Using Frequency Distributions to Analyze Data
Misrepresentation of Data
Bar Graphs and Line Diagrams
Pie Charts
Frequency Polygons
Stem-and-Leaf Plots
A Common Mistake in Displaying Data
Concluding Thoughts
Study Questions
Measures of Central Tendency and Variability
Measures of Central Tendency
The Mode
The Median
The Mean
Which Measure of Central Tendency to Use?
Measures of Variability
The Range
The Interquartile Range
The Mean Deviation
Standard Deviation
Reporting Measures of Variability
Other Uses for Central Tendency and Variability
Concluding Thoughts
Study Questions
The Normal Distribution
Normal Distributions
Converting Raw Scores to Z Scores and Percentiles
Practical Uses of z Scores
Deriving Raw Scores from Percentiles
Concluding Thoughts
Study Questions
The Basics of Hypothesis Testing
Alternative Explanations
Rival Hypotheses
Research Design Flaws
Sampling Error
Probability and Inference
Refuting Sampling Error
Statistical Analyses
More About Research Hypotheses
The One-Tailed Research Hypothesis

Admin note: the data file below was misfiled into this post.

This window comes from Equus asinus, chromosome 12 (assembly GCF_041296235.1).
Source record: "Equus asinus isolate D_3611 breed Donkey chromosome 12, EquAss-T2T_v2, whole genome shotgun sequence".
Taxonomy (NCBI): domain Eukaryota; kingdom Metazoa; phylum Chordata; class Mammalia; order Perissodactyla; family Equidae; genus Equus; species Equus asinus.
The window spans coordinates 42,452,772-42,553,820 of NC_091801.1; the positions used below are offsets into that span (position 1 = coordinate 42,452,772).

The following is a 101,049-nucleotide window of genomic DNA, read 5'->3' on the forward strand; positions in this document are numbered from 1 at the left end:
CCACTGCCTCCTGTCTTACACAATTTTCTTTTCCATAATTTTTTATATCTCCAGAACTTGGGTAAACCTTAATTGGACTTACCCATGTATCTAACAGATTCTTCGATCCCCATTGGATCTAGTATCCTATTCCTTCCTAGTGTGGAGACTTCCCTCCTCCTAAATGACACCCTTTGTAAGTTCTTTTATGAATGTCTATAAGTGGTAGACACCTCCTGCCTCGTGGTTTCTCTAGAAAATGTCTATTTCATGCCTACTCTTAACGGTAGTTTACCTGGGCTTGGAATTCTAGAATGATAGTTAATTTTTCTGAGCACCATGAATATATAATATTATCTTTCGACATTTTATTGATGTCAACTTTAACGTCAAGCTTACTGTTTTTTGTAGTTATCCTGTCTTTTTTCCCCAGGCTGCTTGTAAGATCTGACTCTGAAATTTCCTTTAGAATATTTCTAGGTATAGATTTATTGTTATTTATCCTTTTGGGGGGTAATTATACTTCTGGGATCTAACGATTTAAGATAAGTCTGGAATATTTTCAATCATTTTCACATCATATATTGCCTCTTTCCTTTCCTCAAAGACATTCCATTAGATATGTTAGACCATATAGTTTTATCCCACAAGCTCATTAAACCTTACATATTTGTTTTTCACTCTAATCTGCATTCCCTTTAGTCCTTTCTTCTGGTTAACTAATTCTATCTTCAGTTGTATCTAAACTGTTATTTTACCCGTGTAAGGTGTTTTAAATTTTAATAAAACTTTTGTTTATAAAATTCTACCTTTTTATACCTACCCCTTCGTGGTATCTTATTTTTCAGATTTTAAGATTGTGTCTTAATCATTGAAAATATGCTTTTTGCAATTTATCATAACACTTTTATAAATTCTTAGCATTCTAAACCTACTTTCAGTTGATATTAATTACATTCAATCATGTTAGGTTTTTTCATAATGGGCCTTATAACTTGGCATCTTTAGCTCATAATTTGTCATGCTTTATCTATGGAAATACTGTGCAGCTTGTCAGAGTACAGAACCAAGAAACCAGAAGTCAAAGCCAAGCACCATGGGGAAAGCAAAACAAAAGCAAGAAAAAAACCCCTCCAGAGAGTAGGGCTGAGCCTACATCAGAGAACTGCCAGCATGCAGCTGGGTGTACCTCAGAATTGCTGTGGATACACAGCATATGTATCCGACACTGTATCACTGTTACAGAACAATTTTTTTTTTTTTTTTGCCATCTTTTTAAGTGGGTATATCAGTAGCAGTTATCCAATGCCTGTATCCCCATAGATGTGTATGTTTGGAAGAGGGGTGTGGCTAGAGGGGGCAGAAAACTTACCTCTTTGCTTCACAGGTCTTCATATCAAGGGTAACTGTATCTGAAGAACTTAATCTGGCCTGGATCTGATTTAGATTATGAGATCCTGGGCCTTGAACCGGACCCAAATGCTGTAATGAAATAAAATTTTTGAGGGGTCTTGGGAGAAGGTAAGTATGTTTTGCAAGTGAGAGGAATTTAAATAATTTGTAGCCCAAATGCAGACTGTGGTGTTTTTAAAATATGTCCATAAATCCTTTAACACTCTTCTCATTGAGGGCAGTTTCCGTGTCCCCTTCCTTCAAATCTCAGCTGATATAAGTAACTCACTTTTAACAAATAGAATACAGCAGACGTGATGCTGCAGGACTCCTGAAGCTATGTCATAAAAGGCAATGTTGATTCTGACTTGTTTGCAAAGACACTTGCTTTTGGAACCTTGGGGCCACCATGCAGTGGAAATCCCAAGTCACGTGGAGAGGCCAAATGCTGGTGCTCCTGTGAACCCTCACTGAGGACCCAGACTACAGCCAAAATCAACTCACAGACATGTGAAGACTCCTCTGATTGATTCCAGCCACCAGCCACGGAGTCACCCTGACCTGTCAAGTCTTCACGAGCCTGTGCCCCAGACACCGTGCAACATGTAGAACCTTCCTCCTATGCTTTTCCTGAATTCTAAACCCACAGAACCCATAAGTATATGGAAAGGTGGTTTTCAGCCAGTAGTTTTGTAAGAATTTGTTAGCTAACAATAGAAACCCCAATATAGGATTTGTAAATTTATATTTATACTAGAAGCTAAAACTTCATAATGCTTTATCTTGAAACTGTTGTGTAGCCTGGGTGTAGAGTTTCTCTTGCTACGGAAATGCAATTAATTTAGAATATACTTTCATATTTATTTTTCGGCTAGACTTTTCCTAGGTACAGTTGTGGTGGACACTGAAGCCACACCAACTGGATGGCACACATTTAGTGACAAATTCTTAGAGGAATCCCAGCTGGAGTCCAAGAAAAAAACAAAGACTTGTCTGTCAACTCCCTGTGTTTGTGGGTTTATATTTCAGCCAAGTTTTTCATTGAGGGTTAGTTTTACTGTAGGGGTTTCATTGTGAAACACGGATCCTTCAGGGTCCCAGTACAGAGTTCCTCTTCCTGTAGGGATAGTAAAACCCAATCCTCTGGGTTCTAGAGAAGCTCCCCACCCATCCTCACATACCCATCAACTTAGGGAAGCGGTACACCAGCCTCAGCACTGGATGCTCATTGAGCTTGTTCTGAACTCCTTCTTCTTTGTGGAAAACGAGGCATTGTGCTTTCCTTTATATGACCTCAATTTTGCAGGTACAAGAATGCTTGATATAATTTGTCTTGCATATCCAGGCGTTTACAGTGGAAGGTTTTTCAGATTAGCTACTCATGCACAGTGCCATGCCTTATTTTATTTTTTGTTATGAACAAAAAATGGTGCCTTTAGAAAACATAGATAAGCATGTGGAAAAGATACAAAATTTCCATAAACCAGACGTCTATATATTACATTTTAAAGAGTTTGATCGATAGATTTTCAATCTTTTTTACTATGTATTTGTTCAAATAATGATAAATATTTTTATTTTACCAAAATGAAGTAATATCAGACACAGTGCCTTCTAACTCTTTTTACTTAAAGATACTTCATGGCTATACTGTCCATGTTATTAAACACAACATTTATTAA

The Two-Tailed Research Hypothesis
The "No Relationship" Research Hypothesis
Testing the Null Hypothesis
Statistical Significance
p Values
Rejection Levels ("Alpha")
Errors in Drawing Conclusions About Relationships
Avoiding Type I Errors
Statistically Significant Relationships and Meaningful Findings
Assessing Strength of Relationships (Effect Size)
Is the Relationship Surprising?
Complex Interpretations of Statistically Significant Relationships
Concluding Thoughts
Study Questions
Sampling Distributions and the Null Hypothesis Testing
Sample Size and Sampling Error
Sampling Distributions and Inference
Comparing an Experimental Sample with Its Population
Comparing a Non-Experimental Sample with Its Population
Sampling Distribution of Means
Samples Drawn from Normal Distributions
Samples Drawn from Skewed Distributions
Estimating Parameters
Constructing a 95 Percent Confidence Interval
Constructing a 99 Percent Confidence Interval
Concluding Thoughts
Study Questions
Selecting a Statistical Test
The Importance of Selecting the Correct Test
Where Can We Go Wrong?
Factors to Consider
Sampling Method(s) Used
Distribution of the Variables within the Population
Level of Measurement of the Variables
Desirable Amount of Statistical Power
Robustness of Tests Being Considered
Parametric and Nonparametric Tests
Multivariate Tests
Deciding Which Test to Use
More About Getting Help
The Process of Hypothesis Testing
Concluding Thoughts
Study Questions
Uses of Correlation
Perfect Correlations
Nonperfect Correlations
Interpreting Linear Correlations
Understanding Correlation Coefficients
Very Strong Correlations
Correlation Is Not Causation